The gang members hold within themselves a poisonous shame that corrupts their sense of self. Without a sense of self it is tremendously difficult to move forward and people tend to stay stuck in what they know. Homeboy Industries nurtures these members and provides them with the support and stability to shed that poisonous shame, which allows them to find their sense of self and succeed. Albert Ortega was recently released from prison and says, “I wanted a new way of life. ”(Jordan) This statement alone is success.
Here is a man wanting to change his life for the better and taking actions to acquire that change. In the context of Albert’s life he was a past criminal and the fact that he wanted better for himself is a major step and major success. Not only did he want more, but he took the initiative and seized the opportunity Homeboy Industries offered him. Just as clay can take many forms, so can success. Whether Albert takes the steps to improve his life through education or a grieving mother’s scream sways gang members from pursuing vengeance; these are both successes in differing forms.
As much as how success can be displayed differently through actions; our own views of these actions influence what form of success we may come to the conclusion of. Homeboy Industries is consistently looking for funders to provide resources and help the nonprofit flourish, but funders tend to fund success that can be measured in quantitative values. What have you done and why should we, the funders, pool our resources into your organization? This is one way to view success, but this view is narrow sighted and fails to see so much more of the bigger picture.
This perspective fails to see all the men and women deciding enough is enough and taking steps to better themselves, or the former gang member who wants to better his community. These successes may not be able to be tallied up on paper, but are successes in their own respective form. These people are doing the best they can and bettering themselves given the hand dealt to them. Success has no universal definition and cannot be limited to measurable values. Particularly funders, but everyone should not limit their field of vision by only observing this miniscule idea of success.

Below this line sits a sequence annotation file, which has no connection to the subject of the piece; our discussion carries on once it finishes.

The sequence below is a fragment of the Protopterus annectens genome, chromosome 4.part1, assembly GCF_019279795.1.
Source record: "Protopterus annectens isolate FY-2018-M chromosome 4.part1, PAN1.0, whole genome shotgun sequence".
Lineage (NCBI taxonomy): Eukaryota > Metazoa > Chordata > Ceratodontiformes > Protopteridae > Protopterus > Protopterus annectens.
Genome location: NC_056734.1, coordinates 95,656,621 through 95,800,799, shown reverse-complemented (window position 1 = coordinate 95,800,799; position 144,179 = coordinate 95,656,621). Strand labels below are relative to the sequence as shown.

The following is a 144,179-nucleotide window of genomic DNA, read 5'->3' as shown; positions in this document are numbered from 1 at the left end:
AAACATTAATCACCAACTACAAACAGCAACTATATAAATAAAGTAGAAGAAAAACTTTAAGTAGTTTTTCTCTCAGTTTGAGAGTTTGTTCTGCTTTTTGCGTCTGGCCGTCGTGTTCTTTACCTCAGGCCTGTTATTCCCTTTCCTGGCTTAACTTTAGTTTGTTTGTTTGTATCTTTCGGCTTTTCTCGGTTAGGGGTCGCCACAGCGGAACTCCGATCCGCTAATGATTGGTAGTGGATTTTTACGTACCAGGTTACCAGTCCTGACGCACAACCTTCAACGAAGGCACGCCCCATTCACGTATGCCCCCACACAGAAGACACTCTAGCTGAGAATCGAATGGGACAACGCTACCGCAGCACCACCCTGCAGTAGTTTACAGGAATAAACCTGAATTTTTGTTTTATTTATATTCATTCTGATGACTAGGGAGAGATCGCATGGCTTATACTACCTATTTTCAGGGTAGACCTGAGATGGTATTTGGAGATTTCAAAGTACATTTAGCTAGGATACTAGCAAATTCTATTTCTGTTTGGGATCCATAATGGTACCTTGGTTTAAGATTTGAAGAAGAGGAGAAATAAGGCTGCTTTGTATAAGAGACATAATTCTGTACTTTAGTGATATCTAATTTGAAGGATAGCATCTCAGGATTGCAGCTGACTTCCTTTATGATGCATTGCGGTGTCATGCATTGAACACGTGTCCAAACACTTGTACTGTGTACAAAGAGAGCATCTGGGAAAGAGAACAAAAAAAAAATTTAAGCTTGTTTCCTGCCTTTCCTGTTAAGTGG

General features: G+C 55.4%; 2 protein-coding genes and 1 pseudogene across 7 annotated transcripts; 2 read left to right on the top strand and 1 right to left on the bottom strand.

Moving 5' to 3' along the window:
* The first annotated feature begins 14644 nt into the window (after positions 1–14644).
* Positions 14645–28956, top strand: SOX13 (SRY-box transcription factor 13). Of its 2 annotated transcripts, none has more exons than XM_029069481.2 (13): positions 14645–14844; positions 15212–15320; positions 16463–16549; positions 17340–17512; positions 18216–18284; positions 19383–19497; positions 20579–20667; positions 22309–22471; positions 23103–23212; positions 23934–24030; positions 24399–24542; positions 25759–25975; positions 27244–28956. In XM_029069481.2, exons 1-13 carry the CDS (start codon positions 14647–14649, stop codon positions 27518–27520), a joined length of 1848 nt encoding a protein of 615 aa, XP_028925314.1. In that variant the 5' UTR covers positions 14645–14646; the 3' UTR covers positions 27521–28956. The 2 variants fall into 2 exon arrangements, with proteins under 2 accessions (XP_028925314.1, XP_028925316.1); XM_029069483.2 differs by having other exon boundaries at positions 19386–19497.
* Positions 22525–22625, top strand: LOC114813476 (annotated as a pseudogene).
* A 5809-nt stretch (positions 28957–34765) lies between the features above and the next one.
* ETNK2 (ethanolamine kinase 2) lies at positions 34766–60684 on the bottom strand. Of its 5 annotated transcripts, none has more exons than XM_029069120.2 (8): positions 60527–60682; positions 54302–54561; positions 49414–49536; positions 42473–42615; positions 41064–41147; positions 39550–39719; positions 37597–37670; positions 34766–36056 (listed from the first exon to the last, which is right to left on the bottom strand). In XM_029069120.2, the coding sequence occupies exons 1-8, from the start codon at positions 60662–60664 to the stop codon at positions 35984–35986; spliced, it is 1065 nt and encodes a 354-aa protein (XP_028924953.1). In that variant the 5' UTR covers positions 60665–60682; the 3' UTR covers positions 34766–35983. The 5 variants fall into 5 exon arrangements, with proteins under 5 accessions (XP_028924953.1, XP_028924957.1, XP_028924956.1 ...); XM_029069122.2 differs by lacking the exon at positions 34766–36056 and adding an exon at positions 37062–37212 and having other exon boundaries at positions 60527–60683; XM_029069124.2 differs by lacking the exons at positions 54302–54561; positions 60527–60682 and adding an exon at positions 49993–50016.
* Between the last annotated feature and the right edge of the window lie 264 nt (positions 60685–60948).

On Friday $60,000 to $70,000 worth of equipment was stolen from Homeboy Industries storage, but will not cripple the 3-year-old program. All this burglary did is reverted it back to an older form of graffiti removal–buckets and rollers (Mccartney). The homies working in a graffiti removal unit were utterly disrespected by others and they simply decide to continue doing their job—graffiti removal. “The first step toward success is taken when you refuse to be a captive of the environment in which you first find yourself” (Mark Caine). These former gang members were not affected or provoked by these acts.
They were not held captive of their environment, accepted what had happened, and moved forward. Similarly to how success can be displayed and viewed differently, sometimes the simplest acts are the most significant. A typical person losing $70,000 worth of equipment would go on an absolute rampage, but these former gang members faced adversity with resilience and simply picked up where they had to. There is a sense of awe in how such a simple act portrays so much success. The act of continuing to move forward and denying oneself of ruminating is simplistic, but powerful.
Especially given the background of these men and women, this act of continuing just shows how successful they are and how successful they will continue to be. Although success takes on many forms and depends on our own personal views of what is considered successful, the real success is ones acceptance of each other’s actions. From my experiences of getting off of the couch to a crew of former gang members facing adversity with resilience; the idea of success shrouds itself within our own perceptions and prejudices.
Just like the saying, “beauty is in the eye of the beholder,” so is success. Living in this world we ought to strive for the same level of objectivity that God projects when looking upon us. We cast aside our own perceptions and inherit the perception of God where we can see the whole picture, not just the portion we prefer. After taking a moment to analyze the questions posed at the beginning of chapter eight, it is clear that these questions demonstrate and stress the subjective aspects of success.
When Gregory Boyle included the chapter based on success, he wanted us to get a sample of the different forms that success may present itself in. Regardless of the act that has occurred, we ought to welcome success in its many forms. Success may present itself in the form of a baby taking her first steps or a gang member acknowledging she has a problem. These scenarios may seem different at a first glance, but in the end, all successes are welcomed and celebrated in their own forms.